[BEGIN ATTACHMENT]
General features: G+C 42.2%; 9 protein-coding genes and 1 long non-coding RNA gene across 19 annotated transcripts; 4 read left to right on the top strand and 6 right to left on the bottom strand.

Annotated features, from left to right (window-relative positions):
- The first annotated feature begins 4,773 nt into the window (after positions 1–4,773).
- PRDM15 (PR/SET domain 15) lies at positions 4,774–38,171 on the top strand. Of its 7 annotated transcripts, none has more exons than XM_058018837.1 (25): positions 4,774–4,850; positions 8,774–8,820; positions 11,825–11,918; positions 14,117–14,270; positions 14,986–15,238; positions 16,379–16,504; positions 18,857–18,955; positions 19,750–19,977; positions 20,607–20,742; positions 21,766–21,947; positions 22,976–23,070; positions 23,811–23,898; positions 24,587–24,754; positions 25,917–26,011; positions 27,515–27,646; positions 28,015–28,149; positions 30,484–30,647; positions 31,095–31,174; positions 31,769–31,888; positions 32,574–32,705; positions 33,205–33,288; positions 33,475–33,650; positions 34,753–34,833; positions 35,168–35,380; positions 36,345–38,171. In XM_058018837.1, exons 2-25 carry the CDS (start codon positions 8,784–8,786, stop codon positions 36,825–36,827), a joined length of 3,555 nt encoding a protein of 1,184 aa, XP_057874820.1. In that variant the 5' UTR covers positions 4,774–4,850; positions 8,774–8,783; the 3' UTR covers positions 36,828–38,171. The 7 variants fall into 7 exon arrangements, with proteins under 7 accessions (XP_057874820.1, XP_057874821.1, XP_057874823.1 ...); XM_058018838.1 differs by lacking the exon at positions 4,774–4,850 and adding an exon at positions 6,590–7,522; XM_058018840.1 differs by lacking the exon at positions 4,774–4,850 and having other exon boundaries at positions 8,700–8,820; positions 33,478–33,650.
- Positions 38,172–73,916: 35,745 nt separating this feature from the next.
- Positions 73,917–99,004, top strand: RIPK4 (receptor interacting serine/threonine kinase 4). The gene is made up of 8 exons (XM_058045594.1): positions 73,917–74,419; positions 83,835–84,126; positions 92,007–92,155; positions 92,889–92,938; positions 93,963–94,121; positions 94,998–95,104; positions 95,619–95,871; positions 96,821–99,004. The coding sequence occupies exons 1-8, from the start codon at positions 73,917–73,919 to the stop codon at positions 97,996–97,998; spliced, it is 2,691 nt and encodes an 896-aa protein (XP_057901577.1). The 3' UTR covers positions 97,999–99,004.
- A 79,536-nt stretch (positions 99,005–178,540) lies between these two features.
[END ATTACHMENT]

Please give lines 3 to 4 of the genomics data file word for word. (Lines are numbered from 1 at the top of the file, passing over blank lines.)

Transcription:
- The first annotated feature begins 4,773 nt into the window (after positions 1–4,773).
- PRDM15 (PR/SET domain 15) lies at positions 4,774–38,171 on the top strand. Of its 7 annotated transcripts, none has more exons than XM_058018837.1 (25): positions 4,774–4,850; positions 8,774–8,820; positions 11,825–11,918; positions 14,117–14,270; positions 14,986–15,238; positions 16,379–16,504; positions 18,857–18,955; positions 19,750–19,977; positions 20,607–20,742; positions 21,766–21,947; positions 22,976–23,070; positions 23,811–23,898; positions 24,587–24,754; positions 25,917–26,011; positions 27,515–27,646; positions 28,015–28,149; positions 30,484–30,647; positions 31,095–31,174; positions 31,769–31,888; positions 32,574–32,705; positions 33,205–33,288; positions 33,475–33,650; positions 34,753–34,833; positions 35,168–35,380; positions 36,345–38,171. In XM_058018837.1, exons 2-25 carry the CDS (start codon positions 8,784–8,786, stop codon positions 36,825–36,827), a joined length of 3,555 nt encoding a protein of 1,184 aa, XP_057874820.1. In that variant the 5' UTR covers positions 4,774–4,850; positions 8,774–8,783; the 3' UTR covers positions 36,828–38,171. The 7 variants fall into 7 exon arrangements, with proteins under 7 accessions (XP_057874820.1, XP_057874821.1, XP_057874823.1 ...); XM_058018838.1 differs by lacking the exon at positions 4,774–4,850 and adding an exon at positions 6,590–7,522; XM_058018840.1 differs by lacking the exon at positions 4,774–4,850 and having other exon boundaries at positions 8,700–8,820; positions 33,478–33,650.